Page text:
Legislative economists had projected that, under Referendum C, the state would collect $3.6 billion more over five years than it otherwise would have if refunds were required. The state did collect that amount, but it did so in the first three years of Referendum C, with revenues falling so far in the last two fiscal years that the state retained no additional revenue.
Current projections show that, under the new Referendum C revenue limit, the state will retain $748.4 million in the current fiscal year that it would have had to refund to taxpayers if the old TABOR limit had been in place. Under the new limit, the state budget would have to grow by $1.4 billion before refunds were required.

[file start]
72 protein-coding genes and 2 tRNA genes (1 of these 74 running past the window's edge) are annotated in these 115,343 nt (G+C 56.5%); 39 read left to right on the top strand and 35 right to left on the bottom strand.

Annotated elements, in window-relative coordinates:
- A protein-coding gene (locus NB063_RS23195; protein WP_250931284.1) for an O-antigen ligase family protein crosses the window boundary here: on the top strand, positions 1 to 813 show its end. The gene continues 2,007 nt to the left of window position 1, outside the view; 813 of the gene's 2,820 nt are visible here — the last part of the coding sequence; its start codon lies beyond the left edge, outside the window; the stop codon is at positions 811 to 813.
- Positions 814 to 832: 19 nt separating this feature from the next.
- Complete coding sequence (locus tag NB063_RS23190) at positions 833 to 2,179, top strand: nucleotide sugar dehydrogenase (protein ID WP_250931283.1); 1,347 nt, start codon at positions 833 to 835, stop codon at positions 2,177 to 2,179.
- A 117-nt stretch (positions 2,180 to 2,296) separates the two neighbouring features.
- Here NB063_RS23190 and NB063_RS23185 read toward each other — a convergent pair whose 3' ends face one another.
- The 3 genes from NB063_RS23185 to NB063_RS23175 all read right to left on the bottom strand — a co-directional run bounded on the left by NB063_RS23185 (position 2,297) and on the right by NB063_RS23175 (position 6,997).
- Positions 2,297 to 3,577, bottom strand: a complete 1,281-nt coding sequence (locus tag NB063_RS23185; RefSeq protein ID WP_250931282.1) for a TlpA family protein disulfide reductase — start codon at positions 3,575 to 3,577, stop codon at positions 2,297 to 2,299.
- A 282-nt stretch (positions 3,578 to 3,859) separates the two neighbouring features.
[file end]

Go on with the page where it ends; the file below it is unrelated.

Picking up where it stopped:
Voter approval is still required for tax increases (as opposed to revenue increases or tax benefit abolition), so the legislature can take advantage of reset TABOR revenue limits to pass new taxes.
The problem at the moment for Colorado's state budget is a projected shortfall of $1 billion in a $7 billion general fund budget for the current fiscal year, rather than excess revenue.